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Today, Damien & I drove up to spend the day in Sedona. Best of all, I conquered a HUGE couple of fears today - I took a helicopter tour of the mountains and valleys with Damien. I am terrified of heights and also of flying. Today, I made that fear my concubine.

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You can see a preview of my book here:

I have posted 5 page scans.

My New Book

Dec. 8th, 2009 01:47 pm
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Before I began packing back in GA to move to AZ, I decided I was going to need a new project to keep me occupied in the interim, something that would keep me focused and creative. I've amassed a large collection of images and ephemera over the years and always thought I might one day turn them into a scrapbook or sorts but that's not exactly something I could make copies of and share with others. Being on the other side of the country now and still feeling a bit shellshocked has been weird at best but this new project I've been working on for the past 2-3 months has really helped me to transition into my new life out here without feeling too deep a sense of loss about home and everyone there.

I've been trying to keep this under wraps to be a surprise, but I fail miserably at that in part because I hate surprises and also I like the idea of something to look forward to more anyway. So here it is - I'm putting out a new art book. It's part love letter to friends and family (it's got a LOT of pictures in it), part blog posts (I've been doing this for a decade now, there were a lot of things that I felt should be shared), part coffee table art book (with some of the stuff I've done and posted here), and all full of my memories and big booming love.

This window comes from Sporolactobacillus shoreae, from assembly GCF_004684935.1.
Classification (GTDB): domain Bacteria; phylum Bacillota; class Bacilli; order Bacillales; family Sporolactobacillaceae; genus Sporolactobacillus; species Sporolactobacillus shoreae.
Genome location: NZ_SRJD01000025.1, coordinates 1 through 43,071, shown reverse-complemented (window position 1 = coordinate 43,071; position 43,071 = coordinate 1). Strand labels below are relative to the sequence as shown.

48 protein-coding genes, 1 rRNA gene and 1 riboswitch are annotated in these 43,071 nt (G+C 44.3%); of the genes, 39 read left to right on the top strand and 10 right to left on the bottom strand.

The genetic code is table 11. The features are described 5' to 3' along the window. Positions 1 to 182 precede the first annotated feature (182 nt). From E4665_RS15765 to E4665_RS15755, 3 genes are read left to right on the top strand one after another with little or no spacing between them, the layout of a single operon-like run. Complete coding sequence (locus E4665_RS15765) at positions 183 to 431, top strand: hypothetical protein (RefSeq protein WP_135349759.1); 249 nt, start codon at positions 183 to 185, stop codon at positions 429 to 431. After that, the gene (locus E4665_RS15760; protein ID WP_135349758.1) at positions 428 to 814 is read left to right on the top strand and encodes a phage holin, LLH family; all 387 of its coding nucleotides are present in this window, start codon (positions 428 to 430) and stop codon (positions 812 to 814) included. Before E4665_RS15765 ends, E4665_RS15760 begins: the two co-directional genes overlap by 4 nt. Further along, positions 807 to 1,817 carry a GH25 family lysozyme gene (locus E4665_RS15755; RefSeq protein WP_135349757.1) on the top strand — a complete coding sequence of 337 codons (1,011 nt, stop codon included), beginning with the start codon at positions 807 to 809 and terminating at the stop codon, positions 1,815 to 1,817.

If I'm lucky and can really hammer the rest of the pages out, I might be finished by early Spring. It will be less than 100 pages and sell for under US $40.00, and yes, you will be able to buy it online. I'm self publishing, so I'm not working under anyone's deadline. The title is "Back Door Boy In A Front Door World".

Click here for a preview.
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Spent the first half of the day in the kitchen making a new supply of chicken stock for the freezer and then toddled across the street to Trader Joe's for a quick shopping trip. I love their Maple Leaf cookies, and besides that I was having a few serious cravings - the kind that if you don't get sated then you're losing sleep and ending up really grumpy. Conveniently Damien only wanted leftovers from last night for his dinner tonight, so I get to indulge my cravings: sourdough bread, a wedge of room temperature blue cheese, a Granny Smith apple, and some herbed olive oil to dip my bread in.

Here are some new photo treatments, hope you enjoy!